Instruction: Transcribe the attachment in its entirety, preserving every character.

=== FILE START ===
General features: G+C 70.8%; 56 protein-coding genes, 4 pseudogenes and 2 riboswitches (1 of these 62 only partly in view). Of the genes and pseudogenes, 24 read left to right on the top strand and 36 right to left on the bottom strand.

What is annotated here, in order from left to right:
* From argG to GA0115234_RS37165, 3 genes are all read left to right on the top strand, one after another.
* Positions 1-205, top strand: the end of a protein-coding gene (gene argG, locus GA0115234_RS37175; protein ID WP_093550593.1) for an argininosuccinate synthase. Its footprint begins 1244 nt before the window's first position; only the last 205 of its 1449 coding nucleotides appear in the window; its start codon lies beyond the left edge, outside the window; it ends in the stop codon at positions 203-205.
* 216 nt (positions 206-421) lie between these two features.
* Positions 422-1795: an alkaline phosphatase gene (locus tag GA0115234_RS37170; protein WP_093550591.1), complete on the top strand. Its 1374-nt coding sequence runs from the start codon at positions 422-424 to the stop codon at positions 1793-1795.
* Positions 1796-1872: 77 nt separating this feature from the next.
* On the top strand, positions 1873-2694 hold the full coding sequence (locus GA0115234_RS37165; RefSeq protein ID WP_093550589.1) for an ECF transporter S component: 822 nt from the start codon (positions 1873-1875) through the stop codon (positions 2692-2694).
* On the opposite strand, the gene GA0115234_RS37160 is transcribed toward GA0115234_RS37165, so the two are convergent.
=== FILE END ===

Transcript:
General features: G+C 70.8%; 56 protein-coding genes, 4 pseudogenes and 2 riboswitches (1 of these 62 only partly in view). Of the genes and pseudogenes, 24 read left to right on the top strand and 36 right to left on the bottom strand.

What is annotated here, in order from left to right:
* From argG to GA0115234_RS37165, 3 genes are all read left to right on the top strand, one after another.
* Positions 1-205, top strand: the end of a protein-coding gene (gene argG, locus GA0115234_RS37175; protein ID WP_093550593.1) for an argininosuccinate synthase. Its footprint begins 1244 nt before the window's first position; only the last 205 of its 1449 coding nucleotides appear in the window; its start codon lies beyond the left edge, outside the window; it ends in the stop codon at positions 203-205.
* 216 nt (positions 206-421) lie between these two features.
* Positions 422-1795: an alkaline phosphatase gene (locus tag GA0115234_RS37170; protein WP_093550591.1), complete on the top strand. Its 1374-nt coding sequence runs from the start codon at positions 422-424 to the stop codon at positions 1793-1795.
* Positions 1796-1872: 77 nt separating this feature from the next.
* On the top strand, positions 1873-2694 hold the full coding sequence (locus GA0115234_RS37165; RefSeq protein ID WP_093550589.1) for an ECF transporter S component: 822 nt from the start codon (positions 1873-1875) through the stop codon (positions 2692-2694).
* On the opposite strand, the gene GA0115234_RS37160 is transcribed toward GA0115234_RS37165, so the two are convergent.